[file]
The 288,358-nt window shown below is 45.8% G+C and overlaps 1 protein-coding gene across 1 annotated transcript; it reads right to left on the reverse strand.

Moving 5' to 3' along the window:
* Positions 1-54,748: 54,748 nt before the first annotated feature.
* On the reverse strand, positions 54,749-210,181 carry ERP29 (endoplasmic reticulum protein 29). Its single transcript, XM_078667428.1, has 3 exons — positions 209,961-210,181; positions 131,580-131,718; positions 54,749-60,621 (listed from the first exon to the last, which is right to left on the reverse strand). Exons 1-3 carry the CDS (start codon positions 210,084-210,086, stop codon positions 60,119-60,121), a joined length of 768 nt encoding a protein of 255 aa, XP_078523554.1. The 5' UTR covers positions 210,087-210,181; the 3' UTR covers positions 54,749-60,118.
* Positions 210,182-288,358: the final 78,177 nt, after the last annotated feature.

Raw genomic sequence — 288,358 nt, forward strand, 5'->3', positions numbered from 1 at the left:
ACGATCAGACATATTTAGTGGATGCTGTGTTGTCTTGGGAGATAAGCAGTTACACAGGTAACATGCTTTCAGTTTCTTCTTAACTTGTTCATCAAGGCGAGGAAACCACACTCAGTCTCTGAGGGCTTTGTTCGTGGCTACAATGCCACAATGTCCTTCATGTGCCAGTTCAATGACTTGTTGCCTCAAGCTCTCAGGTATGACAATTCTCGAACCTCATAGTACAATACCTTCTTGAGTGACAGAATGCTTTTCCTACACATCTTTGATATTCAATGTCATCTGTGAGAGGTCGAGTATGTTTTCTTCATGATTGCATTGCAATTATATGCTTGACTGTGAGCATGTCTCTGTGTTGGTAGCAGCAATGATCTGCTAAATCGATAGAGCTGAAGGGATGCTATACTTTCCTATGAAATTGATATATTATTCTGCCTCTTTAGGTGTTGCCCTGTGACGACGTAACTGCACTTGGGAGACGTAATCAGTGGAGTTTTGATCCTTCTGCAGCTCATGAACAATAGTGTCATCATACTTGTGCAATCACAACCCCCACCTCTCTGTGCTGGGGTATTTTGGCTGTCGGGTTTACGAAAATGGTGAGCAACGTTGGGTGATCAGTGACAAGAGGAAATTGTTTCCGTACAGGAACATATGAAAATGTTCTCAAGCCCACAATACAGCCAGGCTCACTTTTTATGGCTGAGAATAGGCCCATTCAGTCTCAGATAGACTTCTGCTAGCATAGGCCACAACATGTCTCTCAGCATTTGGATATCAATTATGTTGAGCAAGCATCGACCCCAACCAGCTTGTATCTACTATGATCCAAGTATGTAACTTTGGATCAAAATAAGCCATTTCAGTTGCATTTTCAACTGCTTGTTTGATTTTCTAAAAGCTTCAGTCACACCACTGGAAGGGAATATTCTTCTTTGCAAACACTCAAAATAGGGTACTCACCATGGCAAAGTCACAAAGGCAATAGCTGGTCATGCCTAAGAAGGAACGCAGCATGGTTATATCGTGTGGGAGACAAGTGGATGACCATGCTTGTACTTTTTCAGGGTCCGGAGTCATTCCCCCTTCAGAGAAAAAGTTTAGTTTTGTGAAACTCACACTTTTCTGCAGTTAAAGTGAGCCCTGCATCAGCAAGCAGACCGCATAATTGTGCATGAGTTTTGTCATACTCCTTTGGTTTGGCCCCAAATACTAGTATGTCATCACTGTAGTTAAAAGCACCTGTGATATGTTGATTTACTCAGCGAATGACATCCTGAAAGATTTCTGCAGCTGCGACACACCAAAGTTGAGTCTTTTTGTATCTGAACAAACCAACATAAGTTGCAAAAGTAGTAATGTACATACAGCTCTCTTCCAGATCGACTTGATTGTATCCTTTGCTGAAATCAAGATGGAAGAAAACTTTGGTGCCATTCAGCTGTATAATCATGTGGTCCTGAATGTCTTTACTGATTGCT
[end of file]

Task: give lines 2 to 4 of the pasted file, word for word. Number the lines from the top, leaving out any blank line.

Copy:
Moving 5' to 3' along the window:
* Positions 1-54,748: 54,748 nt before the first annotated feature.
* On the reverse strand, positions 54,749-210,181 carry ERP29 (endoplasmic reticulum protein 29). Its single transcript, XM_078667428.1, has 3 exons — positions 209,961-210,181; positions 131,580-131,718; positions 54,749-60,621 (listed from the first exon to the last, which is right to left on the reverse strand). Exons 1-3 carry the CDS (start codon positions 210,084-210,086, stop codon positions 60,119-60,121), a joined length of 768 nt encoding a protein of 255 aa, XP_078523554.1. The 5' UTR covers positions 210,087-210,181; the 3' UTR covers positions 54,749-60,118.